Your long toe is NBD
OK, full disclosure: depending on where you live, having second toes that are longer than your big toes might not be rare at all. It might be the norm, or statistically close to it (via Health). But given how much attention was paid a few years back when Meghan Markle wore sandals which revealed — gasp — second toes that dared to go beyond the big toes, it’s probably a good idea to put this trait in perspective.
The condition is known as "Morton’s Toe," but it’s not actually the case that the second toe is longer. According to The New York Times, it means that the bone in your foot that attaches to your big toe is on the short side, keeping toe no. 1 from taking point. Because this feature was often represented in Greek sculpture and art, it’s also been called the "Greek toe," according to Healthline. A study found that it occurs among 62% of men and 32% of women in Greece (via Rheumatology). One ethnic group in Japan has a 90% frequency of Morton’s Toe. Another study found that it occurred in 42% of a group of college students. Oh, and you know who has it? The freakin’ Statue of Liberty. If you want to start a trend of calling it "Liberty’s Toe," we won’t stop you.
Some people need less sleep than the rest of us, don’t hate them
We’re in the midst of an epidemic of sleepiness, with more than a third of Americans not getting enough hours of sleep every night, according to the American Academy of Sleep Medicine. They recommend that all adults have at least seven hours of restful sleep per night. But a lucky few — about 5% of the general population — are able to wake up refreshed and rested with just four to six hours of sleep (via Scientific American). These "naturally short sleepers" seem to have mutations in genes that affect cells in the brain which regulate sleep, reports the National Institutes of Health. When researchers placed these genes into lab mice, the animals slept less than their unaltered peers.
Most people who try to get by with so little sleep will end up feeling sleep-deprived. But people with this genetic quirk seem to have a more efficient sleep cycle, enabling them to get the benefits of a good night’s sleep in less time than the rest of us (via Scientific American). Understanding how this works could lead to better treatments for people with sleep problems, and maybe help us all get by with less sack time. "We know sleep is necessary for survival," study co-author and professor of neurology Ying-Hui Fu told Scientific American, adding, "We don’t know anything about how it’s regulated."
A lock of white hair stays with some people for life
As far as mutations go, this one is both hard to ignore and, generally, not very impactful beyond its effects on someone’s appearance. Someone affected by "piebaldism" has a lack of melanocytes — the cells that produce hair pigment — in portions of their hair, usually above the forehead in the front of their hairline, producing a white forelock (via the National Library of Medicine). Sometimes the eyebrows or eyelashes are also affected, and the nearby skin may lack pigment as well. Usually this phenomenon is present at birth and lasts all throughout life. Piebaldism is different from vitiligo, which occurs when the immune system attacks melanocytes in the skin and produce unpigmented skin patches.
Piebaldism doesn’t produce any ill effects, aside from affected skin being more vulnerable to sunburn and the development of skin cancers. But it may make some people self conscious about how they look. In such cases, skin grafts and hair dye are options for making a change (via the National Institutes of Health).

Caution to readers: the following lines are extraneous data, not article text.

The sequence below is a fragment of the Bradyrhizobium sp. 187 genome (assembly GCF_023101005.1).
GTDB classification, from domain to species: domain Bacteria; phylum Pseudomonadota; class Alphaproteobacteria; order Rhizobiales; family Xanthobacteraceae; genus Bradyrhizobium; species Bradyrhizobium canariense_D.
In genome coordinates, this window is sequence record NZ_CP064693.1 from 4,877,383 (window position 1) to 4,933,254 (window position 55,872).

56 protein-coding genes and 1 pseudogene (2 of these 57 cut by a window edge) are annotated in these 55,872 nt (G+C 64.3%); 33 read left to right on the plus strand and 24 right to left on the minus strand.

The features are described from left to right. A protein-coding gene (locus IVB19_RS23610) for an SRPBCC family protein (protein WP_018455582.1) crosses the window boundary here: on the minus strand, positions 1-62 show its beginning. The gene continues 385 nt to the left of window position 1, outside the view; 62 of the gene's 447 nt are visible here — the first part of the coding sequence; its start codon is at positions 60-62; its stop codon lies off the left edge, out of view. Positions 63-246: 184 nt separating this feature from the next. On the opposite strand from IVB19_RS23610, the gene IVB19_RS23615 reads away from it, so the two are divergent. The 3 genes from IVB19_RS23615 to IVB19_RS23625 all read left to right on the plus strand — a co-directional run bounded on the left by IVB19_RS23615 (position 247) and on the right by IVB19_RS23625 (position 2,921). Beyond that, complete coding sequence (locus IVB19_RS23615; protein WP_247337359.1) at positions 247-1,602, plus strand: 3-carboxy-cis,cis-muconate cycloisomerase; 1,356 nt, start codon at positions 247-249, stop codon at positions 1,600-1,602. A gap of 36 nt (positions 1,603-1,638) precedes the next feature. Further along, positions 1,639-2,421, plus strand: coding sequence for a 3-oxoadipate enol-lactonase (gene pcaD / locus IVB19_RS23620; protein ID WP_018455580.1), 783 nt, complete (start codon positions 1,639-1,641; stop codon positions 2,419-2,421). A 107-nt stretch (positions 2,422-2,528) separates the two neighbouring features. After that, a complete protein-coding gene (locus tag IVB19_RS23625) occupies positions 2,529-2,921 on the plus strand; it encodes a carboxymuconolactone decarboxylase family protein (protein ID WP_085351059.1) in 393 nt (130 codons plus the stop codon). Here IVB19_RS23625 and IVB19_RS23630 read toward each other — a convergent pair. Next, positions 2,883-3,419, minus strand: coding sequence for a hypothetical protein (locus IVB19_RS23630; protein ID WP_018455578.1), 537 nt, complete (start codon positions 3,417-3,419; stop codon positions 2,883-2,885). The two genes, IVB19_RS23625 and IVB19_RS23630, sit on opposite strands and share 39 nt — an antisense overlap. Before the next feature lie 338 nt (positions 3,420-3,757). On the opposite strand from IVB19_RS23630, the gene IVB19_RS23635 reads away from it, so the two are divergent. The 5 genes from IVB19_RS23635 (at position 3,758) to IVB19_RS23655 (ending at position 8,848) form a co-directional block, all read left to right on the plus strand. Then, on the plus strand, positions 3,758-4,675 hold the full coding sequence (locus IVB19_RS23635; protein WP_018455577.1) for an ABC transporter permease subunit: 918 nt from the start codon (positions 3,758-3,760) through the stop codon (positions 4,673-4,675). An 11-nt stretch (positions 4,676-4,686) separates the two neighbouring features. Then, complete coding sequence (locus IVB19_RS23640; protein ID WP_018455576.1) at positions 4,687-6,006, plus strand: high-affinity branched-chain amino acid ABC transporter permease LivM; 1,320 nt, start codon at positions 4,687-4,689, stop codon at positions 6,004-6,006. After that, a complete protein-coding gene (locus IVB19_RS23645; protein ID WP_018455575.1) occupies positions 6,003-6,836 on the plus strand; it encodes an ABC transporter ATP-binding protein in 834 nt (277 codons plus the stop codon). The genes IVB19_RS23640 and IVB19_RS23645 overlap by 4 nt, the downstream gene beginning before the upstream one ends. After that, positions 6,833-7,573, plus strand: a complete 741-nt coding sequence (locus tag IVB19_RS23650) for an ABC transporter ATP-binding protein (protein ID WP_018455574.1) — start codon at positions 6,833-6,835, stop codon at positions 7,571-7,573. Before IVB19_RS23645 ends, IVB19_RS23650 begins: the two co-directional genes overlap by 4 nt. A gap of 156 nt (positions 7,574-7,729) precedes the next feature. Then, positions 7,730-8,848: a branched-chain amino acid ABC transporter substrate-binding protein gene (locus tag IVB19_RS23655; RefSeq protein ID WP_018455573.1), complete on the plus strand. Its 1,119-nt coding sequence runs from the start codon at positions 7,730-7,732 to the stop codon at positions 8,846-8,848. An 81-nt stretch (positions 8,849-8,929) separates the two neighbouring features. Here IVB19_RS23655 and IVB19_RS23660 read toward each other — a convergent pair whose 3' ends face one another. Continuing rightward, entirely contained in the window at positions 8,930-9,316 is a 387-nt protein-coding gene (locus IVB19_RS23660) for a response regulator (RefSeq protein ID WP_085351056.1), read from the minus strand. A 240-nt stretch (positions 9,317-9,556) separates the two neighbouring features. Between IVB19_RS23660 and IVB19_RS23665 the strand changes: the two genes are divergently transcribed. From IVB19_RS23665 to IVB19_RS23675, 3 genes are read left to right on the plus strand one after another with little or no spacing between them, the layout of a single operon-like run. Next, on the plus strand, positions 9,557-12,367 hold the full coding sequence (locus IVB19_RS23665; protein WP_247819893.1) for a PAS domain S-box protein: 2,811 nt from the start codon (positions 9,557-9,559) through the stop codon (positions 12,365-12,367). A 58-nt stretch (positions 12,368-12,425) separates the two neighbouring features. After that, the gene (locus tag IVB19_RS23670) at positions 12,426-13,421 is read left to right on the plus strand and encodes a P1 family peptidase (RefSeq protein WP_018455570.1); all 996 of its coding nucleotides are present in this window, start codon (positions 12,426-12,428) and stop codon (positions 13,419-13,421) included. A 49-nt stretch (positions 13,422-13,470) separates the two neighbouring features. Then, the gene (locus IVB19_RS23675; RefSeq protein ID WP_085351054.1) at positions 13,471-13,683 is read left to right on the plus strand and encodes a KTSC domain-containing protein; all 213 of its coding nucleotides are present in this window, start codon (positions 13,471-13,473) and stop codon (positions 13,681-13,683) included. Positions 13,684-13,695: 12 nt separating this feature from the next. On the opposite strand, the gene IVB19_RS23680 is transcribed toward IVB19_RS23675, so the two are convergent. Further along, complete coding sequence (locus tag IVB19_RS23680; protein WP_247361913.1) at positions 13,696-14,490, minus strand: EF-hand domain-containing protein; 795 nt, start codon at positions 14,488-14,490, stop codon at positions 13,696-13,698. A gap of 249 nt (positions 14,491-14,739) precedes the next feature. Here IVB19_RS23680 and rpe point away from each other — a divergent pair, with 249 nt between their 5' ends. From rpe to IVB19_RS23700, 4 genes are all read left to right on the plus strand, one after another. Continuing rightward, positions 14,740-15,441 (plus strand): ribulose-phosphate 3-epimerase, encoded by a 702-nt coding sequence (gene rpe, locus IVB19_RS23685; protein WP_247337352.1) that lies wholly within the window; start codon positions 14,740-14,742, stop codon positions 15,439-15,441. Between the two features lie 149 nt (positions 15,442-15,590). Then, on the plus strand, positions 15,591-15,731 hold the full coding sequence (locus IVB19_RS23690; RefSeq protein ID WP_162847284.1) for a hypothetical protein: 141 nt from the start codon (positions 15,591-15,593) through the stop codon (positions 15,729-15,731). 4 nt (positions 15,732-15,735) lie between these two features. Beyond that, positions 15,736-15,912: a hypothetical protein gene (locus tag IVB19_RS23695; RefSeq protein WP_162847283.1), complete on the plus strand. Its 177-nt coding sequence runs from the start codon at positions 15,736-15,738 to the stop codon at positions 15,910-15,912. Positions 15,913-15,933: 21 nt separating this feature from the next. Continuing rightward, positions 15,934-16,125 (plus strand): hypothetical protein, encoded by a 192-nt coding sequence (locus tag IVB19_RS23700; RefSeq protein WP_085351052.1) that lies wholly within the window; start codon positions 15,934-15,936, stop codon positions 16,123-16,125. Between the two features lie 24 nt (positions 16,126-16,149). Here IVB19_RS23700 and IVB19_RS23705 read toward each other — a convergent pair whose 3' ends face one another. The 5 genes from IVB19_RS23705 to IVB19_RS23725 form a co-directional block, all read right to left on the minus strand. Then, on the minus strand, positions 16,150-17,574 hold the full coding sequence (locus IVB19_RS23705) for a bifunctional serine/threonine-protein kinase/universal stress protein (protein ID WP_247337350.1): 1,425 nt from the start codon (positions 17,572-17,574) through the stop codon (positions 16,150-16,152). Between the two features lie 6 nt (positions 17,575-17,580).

Synesthesia connects sensations in unexpected ways
What color is seven? What does a piano solo taste like? These questions may seem nonsensical to most of us. But a person with synesthesia might see a color when they read a particular word or number (via WebMD). Or they might experience a sensation of taste when hearing a certain sound, or hear a specific noise whenever they smell a particular scent. Synesthesia is a condition in which the stimulation of once sense automatically triggers another sensory experience. It occurs in 3-5% of the population, reports Psychology Today, and isn’t a form of mental illness or disorder. Many people consider it a gift. Synesthesia can be experienced in a wide variety of ways: sounds can trigger colors, words can trigger tastes, a noise might cause a feeling of being touched. One of the most common forms is "grapheme-color synesthesia," in which particular numbers or letters become associated with colors.
A hallmark of synesthesia is that, for a person who has it, the experience is consistent. If the letter A is green for you, it will always be green. Brain imaging studies suggest that people with this trait have extra connections between parts of the brain that process different senses (WebMD).
Some people never forget a face, others never remember it
We’ve all had moments when where we’re talking to someone who seems familiar, but we just can’t place who they are. But a person with prosopagnosia is in a whole other category (via the National Institutes of Health). Sometimes called "face blindness," the term describes an extreme face-identifying deficit: those with the condition are unable to recognize familiar people, discern one unfamiliar face from another, or even recognize one’s own face. Prosopagnosia can be an effect of disease, brain injury, or stroke, but some people are born with it (Department of Psychology, Bournemouth University). The condition likely involves a mutation or alteration affecting the area of the brain that coordinates facial perception and memory. Prosopagnosia may occur in 2-2.5% of the population, though a more precise way of diagnosing it is needed to get an accurate assessment. To experience a bit of what prosopagnosia is like, try identifying people by looking only at their hands.
At the other extreme are "super-recognizers," people who have an extraordinary ability to remember and identify faces that they’ve seen. First identified in a 2009 study, super-recognizers are as good at recognizing people as those with prosopagnosia are bad at it. A super-recognizer might recognize a face they saw just once, months or years ago, and this skill has led to them being considered for special roles in law enforcement and private security, reports The Guardian. Think you might be a super-recognizer? You can test your skill.